In contrast, the sub-Saharan African region appears to be the part of the world that will suffer the most in terms of economic recovery. Most sub-Saharan African nations have weak institutions, poor infrastructure, and under-developed markets with constant political unrest, which means that many of these countries are unequipped to effectively deal with socioeconomic damages of a global pandemic like COVID-19. The post COVID-19 world could be devastating economically for many African nations in the region and the road to recovery will be extremely long and difficult for many, even those countries that may have more relative stability than others.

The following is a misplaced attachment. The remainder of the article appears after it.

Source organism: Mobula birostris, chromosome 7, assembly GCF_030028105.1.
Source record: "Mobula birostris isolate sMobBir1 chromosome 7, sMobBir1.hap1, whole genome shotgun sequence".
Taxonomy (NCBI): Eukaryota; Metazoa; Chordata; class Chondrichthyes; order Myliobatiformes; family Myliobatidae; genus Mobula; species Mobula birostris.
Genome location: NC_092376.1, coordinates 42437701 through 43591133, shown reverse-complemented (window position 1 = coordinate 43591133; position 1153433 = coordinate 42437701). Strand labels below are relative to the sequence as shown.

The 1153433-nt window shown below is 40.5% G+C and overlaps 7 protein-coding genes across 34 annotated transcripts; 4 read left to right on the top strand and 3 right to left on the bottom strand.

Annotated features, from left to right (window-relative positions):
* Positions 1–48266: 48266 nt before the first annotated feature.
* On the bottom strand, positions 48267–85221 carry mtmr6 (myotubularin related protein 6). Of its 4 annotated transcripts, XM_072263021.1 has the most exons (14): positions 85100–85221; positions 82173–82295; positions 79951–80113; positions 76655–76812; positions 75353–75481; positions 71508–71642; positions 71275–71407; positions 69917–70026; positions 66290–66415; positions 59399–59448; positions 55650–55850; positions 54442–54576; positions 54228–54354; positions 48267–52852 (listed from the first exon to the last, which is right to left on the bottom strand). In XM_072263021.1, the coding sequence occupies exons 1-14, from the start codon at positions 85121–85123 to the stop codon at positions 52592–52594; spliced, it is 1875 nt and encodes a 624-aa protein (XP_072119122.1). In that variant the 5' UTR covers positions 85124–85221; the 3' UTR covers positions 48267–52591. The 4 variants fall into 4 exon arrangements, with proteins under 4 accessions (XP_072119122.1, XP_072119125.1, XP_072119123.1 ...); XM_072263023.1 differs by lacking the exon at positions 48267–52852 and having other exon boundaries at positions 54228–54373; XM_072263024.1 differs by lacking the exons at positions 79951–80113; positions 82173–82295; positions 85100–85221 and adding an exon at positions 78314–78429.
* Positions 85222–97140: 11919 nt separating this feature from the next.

Some African countries have already reached agreements with international financial institutions as part of an effort to boost economic recovery and their COVID-19 responses. This trend will persist as these nations’ economies continue to be weakened by the effects of the pandemic. Although financial support and investments will certainly help many of these countries contain the effects of COVID-19, it is important to note that a more beneficial economic strategy for long-term economic prosperity in Africa will be to support impactful entrepreneurs who are purpose-driven and socially aware of their environment.